10 – Lesli recently bought a house and has big plans to make the house more energy efficient, which has her reading about solar panels, geothermal systems and more.

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Movers and Shapers of Transit Oriented Development


Millennials: Are they taking over? A lot of urban planners hope so. Defined by the Pew Research Center as those born after 1980, ranging in age from 18 – 34, this approximately 75-million-strong demographic is renowned for being markedly different from previous generations in ways that are affecting the landscape of the country. One of those ways is where they choose to live, which is firmly tied to how they choose to move from place to place.

Increasingly, millennials are “voting with their feet” by living and working car-free in urban settings close to transit centers. This population trend is a groundswell of support for Transit Oriented Development (TOD)—a “smart growth” strategy that promotes compact, mixed-use environments near transit hubs where people enjoy easy access to jobs, services, parks and residences. At its best, TOD creates walkable, bikable, amenity-rich communities around multi-modal transportation centers in a planning strategy that packs a dynamic multiplier effect that is good for the planet, good for the economy—and really good for quality of life.

As the nation embraces the need for urban revitalization in cities across America, TOD is clearly top of mind at the federal level. Earlier this month, when the Federal Transit Administration announced that nine cities would receive technical assistance to encourage economic development around transportation centers, U.S. Transportation Secretary Anthony Foxx said, “Helping local leaders leverage their transit investments to attract more affordable housing, commercial development and jobs is a critical priority for the Department.”

With several millennials working among us, ASC is proud to be helping our very own City of White Plains re-imagine its transit center as part of the Multimodal Transportation Center Redevelopment Project. The planning phase of the project is backed by a $1 million grant from Governor Andrew M. Cuomo’s Cleaner, Greener Communities Program administered by the New York State Energy Research and Development Authority (NYSERDA). Working with design and engineering firm WSP | Parsons Brinckerhoff, ASC supports and facilitates Mayor Tom Roach’s Project Stakeholder Task Force with communications and outreach to solicit public input from a diverse population to help move the project from design to reality. It’s a critical first step in reshaping the future of a great city. It’s exciting, forward-thinking work—energizing and inspiring. It’s enough to make you feel young again!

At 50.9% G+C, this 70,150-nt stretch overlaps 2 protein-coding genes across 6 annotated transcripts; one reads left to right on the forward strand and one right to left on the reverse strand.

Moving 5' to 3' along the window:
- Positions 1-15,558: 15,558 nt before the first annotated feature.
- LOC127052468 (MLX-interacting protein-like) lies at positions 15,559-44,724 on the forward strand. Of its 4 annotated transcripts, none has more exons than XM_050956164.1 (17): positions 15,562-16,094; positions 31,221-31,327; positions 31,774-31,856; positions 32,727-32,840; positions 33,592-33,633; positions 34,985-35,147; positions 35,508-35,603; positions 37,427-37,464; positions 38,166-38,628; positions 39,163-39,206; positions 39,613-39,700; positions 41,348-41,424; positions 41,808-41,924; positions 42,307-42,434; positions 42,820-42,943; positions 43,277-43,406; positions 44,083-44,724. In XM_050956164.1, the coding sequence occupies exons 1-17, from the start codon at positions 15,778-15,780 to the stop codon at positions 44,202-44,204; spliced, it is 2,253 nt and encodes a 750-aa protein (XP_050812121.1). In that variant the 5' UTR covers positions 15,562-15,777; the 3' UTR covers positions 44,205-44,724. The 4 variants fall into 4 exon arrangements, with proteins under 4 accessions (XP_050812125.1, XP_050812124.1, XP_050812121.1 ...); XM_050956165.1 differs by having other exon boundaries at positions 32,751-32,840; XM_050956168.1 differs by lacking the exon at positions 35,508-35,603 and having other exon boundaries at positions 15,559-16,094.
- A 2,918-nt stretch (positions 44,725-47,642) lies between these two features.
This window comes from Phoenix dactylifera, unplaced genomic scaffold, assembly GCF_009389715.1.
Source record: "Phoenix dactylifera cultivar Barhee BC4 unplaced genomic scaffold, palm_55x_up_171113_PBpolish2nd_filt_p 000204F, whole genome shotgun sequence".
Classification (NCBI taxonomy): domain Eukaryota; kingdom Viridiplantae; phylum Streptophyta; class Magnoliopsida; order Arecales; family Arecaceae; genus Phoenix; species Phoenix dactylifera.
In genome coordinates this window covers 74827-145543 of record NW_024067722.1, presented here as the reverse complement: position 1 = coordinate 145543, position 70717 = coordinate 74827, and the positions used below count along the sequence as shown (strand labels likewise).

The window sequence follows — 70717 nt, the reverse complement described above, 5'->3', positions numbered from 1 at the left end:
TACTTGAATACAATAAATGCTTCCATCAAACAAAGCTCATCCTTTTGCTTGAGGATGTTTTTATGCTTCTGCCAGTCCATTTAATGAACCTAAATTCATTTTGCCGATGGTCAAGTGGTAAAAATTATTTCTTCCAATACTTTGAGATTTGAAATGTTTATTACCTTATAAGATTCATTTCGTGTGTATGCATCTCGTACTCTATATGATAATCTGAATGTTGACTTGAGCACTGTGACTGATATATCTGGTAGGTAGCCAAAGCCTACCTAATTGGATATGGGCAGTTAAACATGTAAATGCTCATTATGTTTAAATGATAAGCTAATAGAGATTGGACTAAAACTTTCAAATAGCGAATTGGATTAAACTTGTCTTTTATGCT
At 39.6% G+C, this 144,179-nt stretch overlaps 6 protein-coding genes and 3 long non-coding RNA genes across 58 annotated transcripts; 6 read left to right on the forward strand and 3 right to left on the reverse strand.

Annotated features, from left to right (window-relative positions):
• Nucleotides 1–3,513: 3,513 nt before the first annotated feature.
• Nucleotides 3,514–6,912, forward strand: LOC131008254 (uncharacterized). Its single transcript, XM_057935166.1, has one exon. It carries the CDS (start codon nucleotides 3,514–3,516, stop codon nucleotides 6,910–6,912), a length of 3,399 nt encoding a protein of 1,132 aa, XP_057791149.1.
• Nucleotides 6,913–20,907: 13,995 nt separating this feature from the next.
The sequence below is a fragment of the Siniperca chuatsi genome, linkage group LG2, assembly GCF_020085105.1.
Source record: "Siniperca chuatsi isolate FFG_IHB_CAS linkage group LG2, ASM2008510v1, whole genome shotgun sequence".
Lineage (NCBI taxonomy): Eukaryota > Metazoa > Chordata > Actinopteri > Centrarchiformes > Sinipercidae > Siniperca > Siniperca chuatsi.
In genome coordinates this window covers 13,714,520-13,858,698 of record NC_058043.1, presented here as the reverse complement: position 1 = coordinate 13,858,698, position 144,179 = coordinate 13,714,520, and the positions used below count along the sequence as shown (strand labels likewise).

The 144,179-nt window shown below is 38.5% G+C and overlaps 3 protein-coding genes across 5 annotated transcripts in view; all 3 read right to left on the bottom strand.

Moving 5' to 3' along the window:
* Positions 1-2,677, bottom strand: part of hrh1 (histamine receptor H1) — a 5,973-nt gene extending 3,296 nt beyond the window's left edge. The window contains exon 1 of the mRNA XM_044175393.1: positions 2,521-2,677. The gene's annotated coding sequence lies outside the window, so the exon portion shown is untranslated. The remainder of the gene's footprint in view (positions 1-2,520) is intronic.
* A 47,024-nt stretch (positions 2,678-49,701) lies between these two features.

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Saying Thank You on 9/11


All too often, individuals working in public service, whose jobs require them to put their lives at risk every day, do not receive the recognition they deserve. To show our support for the men and women we turn to in an emergency, ASC spent this year’s 9/11 Memorial Day donating blood and assembling Thank You packages for first responders at the Westchester County’s 9/11: Serve + Remember event, coordinated by Volunteer New York!

Volunteering is part of who we are and what we do. It’s deeply embedded in the ASC culture. As a socially responsible company, we reduce our impact on the environment through commuter benefits and give back to our community with pro-bono causes like Warrior Hike and volunteer days. We seek work that is meaningful and changes lives. Over the years, we’ve discovered that volunteering is not only inherently meaningful, it can also change our lives.


Just last week our lives were directly impacted by emergency personnel when one of our employees got stuck in an elevator. In rapid response, members of the White Plains Fire Department came to the rescue. The incident added to our sense of appreciation  when we gathered with other volunteers at the County Center, as we stood collectively to say thank you to those who stand ever ready to take care of people in need.

As we put down roots in White Plains, it’s important that we continue our commitment to corporate responsibility in our new community. Friday’s event was our first of many volunteering events to come.

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Remote Access: My Summer at ASC

Nora & Alec

Let me begin this post by explaining the unique situation I was in to land this internship.